4400 Peace, Conflict Resolution, and International Security (4 sem. hours). This course will focus on issues of peace and international security. The course will seek to stimulate a wider awareness and appreciation of the search for peaceful resolution to strife in all its forms. Prerequisite: PLSC 1300. Offered in alternate years.
4500 Political Sociology (4 sem. hours). This course will employ the political-economy perspective to examine the various political ideologies and the diverse economic systems in the contemporary world. The course will also include an overview of theories of development and underdevelopment and a discussion of social change within both specific societies and the world system. Prerequisite: PLSC 1300. Offered occasionally.
4750-4752 Special Topics in Political Science (1, 2, or 4 sem. hours). Areas of interest not covered in regular courses; unusual opportunities to study subjects of special interest.
4900 Senior Seminar (4 sem. hours). Survey of historical development of the discipline, examination of contemporary issues in major subfields of the discipline, and examination of some examples of current uses of political science knowledge.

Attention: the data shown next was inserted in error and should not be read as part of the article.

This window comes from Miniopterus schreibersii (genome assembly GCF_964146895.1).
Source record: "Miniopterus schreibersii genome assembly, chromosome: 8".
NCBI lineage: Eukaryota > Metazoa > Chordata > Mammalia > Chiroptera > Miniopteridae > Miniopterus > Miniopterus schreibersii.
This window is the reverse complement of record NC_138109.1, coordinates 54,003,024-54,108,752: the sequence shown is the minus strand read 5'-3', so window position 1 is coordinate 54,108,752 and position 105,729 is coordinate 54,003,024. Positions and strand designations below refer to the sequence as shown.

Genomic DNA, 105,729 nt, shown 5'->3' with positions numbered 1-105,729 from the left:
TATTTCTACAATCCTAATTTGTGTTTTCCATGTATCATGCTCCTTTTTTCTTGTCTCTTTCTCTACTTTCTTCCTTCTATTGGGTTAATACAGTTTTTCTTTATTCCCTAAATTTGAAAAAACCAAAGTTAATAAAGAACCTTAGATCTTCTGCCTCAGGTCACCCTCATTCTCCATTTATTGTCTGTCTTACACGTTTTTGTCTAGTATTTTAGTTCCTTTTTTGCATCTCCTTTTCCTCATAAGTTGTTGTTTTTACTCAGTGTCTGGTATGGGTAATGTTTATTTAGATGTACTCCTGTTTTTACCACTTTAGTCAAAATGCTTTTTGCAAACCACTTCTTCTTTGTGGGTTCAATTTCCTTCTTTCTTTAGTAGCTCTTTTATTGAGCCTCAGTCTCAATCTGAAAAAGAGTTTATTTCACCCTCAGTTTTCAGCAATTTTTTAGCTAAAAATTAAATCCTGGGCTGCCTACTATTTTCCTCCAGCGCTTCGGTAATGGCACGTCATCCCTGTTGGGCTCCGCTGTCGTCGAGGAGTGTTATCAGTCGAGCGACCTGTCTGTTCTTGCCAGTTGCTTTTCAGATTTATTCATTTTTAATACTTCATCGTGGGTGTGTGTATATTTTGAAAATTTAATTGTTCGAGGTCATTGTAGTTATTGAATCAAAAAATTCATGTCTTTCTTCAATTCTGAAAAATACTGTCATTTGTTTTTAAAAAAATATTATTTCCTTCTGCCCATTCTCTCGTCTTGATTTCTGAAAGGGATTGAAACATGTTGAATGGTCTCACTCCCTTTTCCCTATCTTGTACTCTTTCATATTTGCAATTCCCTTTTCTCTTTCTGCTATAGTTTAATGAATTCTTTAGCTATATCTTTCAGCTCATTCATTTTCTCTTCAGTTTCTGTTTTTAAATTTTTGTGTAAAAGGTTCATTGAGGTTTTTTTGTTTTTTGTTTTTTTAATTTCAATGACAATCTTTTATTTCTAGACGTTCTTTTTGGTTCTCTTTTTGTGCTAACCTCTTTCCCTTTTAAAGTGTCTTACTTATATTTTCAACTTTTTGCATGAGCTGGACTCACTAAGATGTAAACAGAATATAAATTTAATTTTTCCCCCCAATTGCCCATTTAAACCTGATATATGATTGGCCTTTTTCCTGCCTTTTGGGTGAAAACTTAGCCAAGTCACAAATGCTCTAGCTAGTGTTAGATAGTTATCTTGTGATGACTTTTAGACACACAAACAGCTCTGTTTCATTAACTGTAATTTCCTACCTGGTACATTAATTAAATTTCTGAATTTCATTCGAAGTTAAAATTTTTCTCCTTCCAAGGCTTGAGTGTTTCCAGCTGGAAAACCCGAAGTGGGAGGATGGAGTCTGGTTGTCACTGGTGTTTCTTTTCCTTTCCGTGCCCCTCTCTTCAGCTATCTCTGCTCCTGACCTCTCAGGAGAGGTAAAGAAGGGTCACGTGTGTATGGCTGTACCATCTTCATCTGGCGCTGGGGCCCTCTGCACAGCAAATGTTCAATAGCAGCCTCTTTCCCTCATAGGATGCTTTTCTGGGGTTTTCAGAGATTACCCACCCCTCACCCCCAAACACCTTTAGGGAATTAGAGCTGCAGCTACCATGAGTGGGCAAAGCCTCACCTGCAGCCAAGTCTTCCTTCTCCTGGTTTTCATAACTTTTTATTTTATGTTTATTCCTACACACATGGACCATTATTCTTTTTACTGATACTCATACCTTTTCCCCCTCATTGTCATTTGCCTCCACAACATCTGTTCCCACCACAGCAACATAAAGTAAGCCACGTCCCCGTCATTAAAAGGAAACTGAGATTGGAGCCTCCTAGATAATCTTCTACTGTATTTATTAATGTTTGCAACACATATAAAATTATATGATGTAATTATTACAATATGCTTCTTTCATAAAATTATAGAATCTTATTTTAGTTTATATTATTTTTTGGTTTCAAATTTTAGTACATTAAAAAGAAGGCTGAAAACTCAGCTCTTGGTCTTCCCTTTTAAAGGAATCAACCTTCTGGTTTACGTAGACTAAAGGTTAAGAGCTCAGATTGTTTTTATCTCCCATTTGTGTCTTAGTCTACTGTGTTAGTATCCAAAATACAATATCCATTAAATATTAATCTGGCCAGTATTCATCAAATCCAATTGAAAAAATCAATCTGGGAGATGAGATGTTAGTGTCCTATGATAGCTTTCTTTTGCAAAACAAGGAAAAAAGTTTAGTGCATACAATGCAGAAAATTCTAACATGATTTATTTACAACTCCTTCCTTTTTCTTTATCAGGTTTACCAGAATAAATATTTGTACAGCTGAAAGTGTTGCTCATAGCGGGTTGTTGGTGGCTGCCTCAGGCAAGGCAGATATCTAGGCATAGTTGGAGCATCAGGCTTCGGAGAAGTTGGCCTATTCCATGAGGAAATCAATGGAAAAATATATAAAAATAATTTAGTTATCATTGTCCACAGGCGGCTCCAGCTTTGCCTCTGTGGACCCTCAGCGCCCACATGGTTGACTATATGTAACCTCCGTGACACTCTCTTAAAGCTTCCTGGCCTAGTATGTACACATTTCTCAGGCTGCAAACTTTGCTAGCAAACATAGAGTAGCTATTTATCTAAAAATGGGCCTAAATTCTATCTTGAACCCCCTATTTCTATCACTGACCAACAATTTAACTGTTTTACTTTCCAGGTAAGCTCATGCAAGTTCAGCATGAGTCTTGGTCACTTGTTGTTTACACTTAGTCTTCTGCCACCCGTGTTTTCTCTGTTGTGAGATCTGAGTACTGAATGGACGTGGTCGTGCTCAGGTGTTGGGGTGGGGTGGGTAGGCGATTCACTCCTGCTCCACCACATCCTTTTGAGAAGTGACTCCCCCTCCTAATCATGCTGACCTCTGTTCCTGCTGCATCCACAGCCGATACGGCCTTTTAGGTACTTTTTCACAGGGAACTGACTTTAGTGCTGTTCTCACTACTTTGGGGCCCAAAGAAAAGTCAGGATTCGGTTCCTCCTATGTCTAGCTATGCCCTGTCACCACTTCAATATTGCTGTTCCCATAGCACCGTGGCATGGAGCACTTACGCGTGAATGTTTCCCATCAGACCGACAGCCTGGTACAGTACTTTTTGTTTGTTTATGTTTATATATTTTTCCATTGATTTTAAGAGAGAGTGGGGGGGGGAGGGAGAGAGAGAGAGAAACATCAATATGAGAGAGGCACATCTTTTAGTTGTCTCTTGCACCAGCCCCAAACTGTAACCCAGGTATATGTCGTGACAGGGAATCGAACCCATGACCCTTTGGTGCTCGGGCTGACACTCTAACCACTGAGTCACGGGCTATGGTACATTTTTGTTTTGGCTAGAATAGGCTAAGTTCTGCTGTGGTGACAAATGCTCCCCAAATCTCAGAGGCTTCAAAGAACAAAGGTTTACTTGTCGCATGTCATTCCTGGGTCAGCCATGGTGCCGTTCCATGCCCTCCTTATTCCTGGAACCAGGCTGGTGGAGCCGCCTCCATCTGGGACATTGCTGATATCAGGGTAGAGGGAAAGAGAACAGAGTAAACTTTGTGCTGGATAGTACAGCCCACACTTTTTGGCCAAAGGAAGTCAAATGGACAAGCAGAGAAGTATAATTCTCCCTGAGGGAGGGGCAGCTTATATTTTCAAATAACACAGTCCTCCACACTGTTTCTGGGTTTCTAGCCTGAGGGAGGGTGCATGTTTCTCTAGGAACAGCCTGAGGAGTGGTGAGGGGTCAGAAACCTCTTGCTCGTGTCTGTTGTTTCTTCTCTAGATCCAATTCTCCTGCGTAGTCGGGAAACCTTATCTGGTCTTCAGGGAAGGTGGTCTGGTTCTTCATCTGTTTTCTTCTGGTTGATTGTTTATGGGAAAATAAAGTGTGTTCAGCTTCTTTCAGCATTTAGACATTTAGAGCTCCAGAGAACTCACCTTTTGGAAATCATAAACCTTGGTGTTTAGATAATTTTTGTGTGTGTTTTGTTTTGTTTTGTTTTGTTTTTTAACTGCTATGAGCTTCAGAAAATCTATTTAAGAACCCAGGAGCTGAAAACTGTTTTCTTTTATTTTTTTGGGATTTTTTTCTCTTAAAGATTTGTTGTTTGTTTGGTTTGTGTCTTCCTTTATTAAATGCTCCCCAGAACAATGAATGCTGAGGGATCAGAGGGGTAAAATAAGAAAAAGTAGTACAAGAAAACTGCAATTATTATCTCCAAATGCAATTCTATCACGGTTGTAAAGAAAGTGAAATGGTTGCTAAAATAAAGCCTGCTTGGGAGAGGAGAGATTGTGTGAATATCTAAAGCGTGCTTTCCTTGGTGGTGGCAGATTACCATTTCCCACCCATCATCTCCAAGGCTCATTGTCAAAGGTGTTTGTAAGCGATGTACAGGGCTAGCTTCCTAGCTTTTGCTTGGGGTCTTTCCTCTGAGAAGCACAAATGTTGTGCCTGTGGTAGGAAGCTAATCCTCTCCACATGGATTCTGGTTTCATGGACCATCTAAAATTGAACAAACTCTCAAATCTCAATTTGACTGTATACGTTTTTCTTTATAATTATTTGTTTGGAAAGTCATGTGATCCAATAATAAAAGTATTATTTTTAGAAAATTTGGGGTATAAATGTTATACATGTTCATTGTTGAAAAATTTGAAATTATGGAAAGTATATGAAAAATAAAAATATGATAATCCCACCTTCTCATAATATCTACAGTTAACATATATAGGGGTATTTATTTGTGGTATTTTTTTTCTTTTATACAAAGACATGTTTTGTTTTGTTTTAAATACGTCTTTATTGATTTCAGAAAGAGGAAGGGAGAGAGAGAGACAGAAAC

4910 Senior Seminar in Public Management (4 sem. hours). This is the capstone course for the interdisciplinary major in Public Management. Students in the course apply the skills they have developed in the Public Management major to help solve existing community problems. Through individual internships or service-learning group project, students will work with public and private community leaders to identify and address a policy challenge. In addition to the internship or service learning fieldwork, the course will meet weekly so that students can discuss their experiences with each other and a supervising faculty member.